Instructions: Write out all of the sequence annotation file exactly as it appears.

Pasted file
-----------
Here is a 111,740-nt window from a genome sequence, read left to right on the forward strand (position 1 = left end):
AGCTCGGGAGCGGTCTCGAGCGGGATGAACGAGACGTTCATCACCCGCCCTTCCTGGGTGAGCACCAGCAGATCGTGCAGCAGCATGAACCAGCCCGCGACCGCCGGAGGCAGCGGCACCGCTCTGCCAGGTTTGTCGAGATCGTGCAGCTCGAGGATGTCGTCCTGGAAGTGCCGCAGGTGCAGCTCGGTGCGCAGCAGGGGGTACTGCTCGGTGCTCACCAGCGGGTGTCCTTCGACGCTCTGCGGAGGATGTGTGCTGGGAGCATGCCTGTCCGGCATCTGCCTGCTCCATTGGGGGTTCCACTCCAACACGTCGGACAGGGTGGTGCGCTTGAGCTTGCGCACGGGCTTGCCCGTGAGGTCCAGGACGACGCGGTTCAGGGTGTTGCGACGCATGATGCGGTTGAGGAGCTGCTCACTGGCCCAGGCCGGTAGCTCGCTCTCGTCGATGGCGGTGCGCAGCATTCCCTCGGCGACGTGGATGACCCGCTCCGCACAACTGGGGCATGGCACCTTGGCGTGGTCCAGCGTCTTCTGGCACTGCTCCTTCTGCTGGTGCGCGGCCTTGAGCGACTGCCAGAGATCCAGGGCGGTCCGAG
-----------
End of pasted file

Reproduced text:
Here is a 111,740-nt window from a genome sequence, read left to right on the forward strand (position 1 = left end):
AGCTCGGGAGCGGTCTCGAGCGGGATGAACGAGACGTTCATCACCCGCCCTTCCTGGGTGAGCACCAGCAGATCGTGCAGCAGCATGAACCAGCCCGCGACCGCCGGAGGCAGCGGCACCGCTCTGCCAGGTTTGTCGAGATCGTGCAGCTCGAGGATGTCGTCCTGGAAGTGCCGCAGGTGCAGCTCGGTGCGCAGCAGGGGGTACTGCTCGGTGCTCACCAGCGGGTGTCCTTCGACGCTCTGCGGAGGATGTGTGCTGGGAGCATGCCTGTCCGGCATCTGCCTGCTCCATTGGGGGTTCCACTCCAACACGTCGGACAGGGTGGTGCGCTTGAGCTTGCGCACGGGCTTGCCCGTGAGGTCCAGGACGACGCGGTTCAGGGTGTTGCGACGCATGATGCGGTTGAGGAGCTGCTCACTGGCCCAGGCCGGTAGCTCGCTCTCGTCGATGGCGGTGCGCAGCATTCCCTCGGCGACGTGGATGACCCGCTCCGCACAACTGGGGCATGGCACCTTGGCGTGGTCCAGCGTCTTCTGGCACTGCTCCTTCTGCTGGTGCGCGGCCTTGAGCGACTGCCAGAGATCCAGGGCGGTCCGAG